Lent begins on Ash Wednesday, which falls on different dates in different years, dependent upon the date of Easter. Unlike Christmas, which is fixed on the calendar (which is the Roman solar calendar still in primary use in the world), Easter shifts from year to year, as it is pegged to the Jewish celebration of the Passover, which is governed by a lunar calendar. Lent lasts for 40 days (exclusive of Sundays) until Easter. Holy Week is technically a part of Lent, but has different colours and aspects as things go up to Easter; the Easter season continues until the feast of the Pentecost 50 days later, at which time the church goes into the second, longer period of 'ordinary' time, until the advent of the next Advent season.
Black discusses each of these six elements (Advent-Christmas-Epiphany and Lent-Easter-Pentecost) in separate chapters, along with a special chapter on Holy Week, and an introductory chapter. Black's development is personal, in that she discusses how she incorporates this into her family with her husband and son; she also allows for variations of practice in different parishes and dioceses. There is a minimum of technical language here - the text is very accessible, yet doesn't 'talk down' to the reader. It is both engaging and inviting.
The book can be used by a discussion group at the church - despite the division into eight chapters, it could easily be used as a Lenten discussion book or for an inquirer's class to learn aspects of the church year. There are potential discussion questions listed at the back of each chapter. The book itself is rather short and easily read in a short time, but can be useful as a reference throughout the year, too.
This is part of a series by Morehouse Press, which also includes 'Welcome to the Book of Common Prayer' (also by Vicki Black), 'Welcome to Sunday' and 'Welcome to the Episcopal Church' (both by Christopher Webber). All of these books are great as introductions to the ways (sometimes mysterious) Episcopalians do things in church - useful for newcomers as well as life-long members who might never have learned the 'why' behind what the church does.


Basic College Mathematics: Annotated Instructors Edition
Basic College Mathematics: Annotated Instructors Edition
par Jeffrey Slater
Edition : Broché

4.0 étoiles sur 5 Just the basics, 21 mars 2006
Ce commentaire fait référence à cette édition : Basic College Mathematics: Annotated Instructors Edition (Broché)
The text 'Basic College Mathematics' is used at the college where I tutor in mathematics as the foundational course for mathematics in all programmes. While many students test out of this level into algebraic topics, for those students whose mathematics is decades old, or was never perfect in the beginning, this book offers a fairly clear and systematic approach to mathematics topics.
The chapters cover the broad topics in this order: Whole Numbers, including the basic arithmetical functions (addition, subtraction, multiplication, and division), was well as basics of exponents and rounding; Fractions, including the basic arithmetical functions as well as beginning to deal with mixed numbers and order of operations; Decimals, including the basic arithmetical functions as well as continuing with order of operations and decimal/fraction conversions; Ratio and proportion ideas; Percentages theoretical and applied; Basic Measurements and conversions of units between British/American units and metric standards; Geometry at the most basic level of shapes and arithmetical formulas dealing with those shapes for area, perimeter, etc.; Statistics at a very elementary level, such as reading charts and graphs, histograms, and the three concepts of mean, median and mode; Signed and special numbers, including the negative numbers, as well as scientific notation; and finally a brief introduction to Algebra, which introduces the basic concepts of variables, like terms, and equations.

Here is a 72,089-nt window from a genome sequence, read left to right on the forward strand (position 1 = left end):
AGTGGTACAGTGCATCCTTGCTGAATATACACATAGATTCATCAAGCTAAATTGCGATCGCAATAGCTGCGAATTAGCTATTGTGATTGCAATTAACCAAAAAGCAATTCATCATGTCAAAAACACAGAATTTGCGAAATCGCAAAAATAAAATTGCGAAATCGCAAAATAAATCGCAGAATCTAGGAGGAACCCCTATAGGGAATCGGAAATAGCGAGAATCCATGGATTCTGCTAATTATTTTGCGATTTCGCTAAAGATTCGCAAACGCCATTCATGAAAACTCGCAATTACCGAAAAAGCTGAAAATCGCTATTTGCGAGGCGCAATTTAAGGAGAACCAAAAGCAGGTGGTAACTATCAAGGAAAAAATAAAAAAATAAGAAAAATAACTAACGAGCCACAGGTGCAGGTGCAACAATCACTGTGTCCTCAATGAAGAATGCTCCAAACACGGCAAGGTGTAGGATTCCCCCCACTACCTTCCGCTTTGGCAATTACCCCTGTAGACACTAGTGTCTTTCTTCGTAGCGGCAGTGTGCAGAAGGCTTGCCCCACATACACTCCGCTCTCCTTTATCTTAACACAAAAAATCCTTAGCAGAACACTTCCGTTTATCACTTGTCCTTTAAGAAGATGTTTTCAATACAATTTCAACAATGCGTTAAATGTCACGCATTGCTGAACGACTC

Each of the chapters deals with things in a mathematical as well as an 'English' way - explaining in words the concepts and operations being carried out in the numbers. Each section of each chapter covers only a few key concepts, with enough problems for solving that reinforce the principles thoroughly. Each section also as word problems (story problems) to test the real-world applicability of the numerical/mathematical concepts being presented, so when students ask (as they always do and shall), 'When am I ever going to use this?' there are examples drawn from typical situations.
Tobey and Slater have also worked to make various connections with geometry, graphs and charts, tables, as well as internet resources to provide the most up-to-date and useful text. There are specific problems along the way that assume the use of calculators (as most of real-life mathematics now involves calculators).
The book's design is interesting from a graphic-design standpoint, but from the standpoint of clarity to the students, the pages are a bit `busy'. While I appreciate the need to reduce the number of pages in an effort to keep the costs down (text-book prices are typically higher than popular-book prices, and this text is no exception), more white space on the pages would probably help the accessibility and make it a little less intimidating.
This book serves as a good foundation for students to proceed at our college forward into Beginning Algebra (another book by Tobey and Slater on this topic is used for the next-level course), and then further into Intermediate Algebra and beyond.
This edition contains the answers, but do be advised, these are the simple answers, and not worked out with all the steps. There is a student solutions manual that contains these.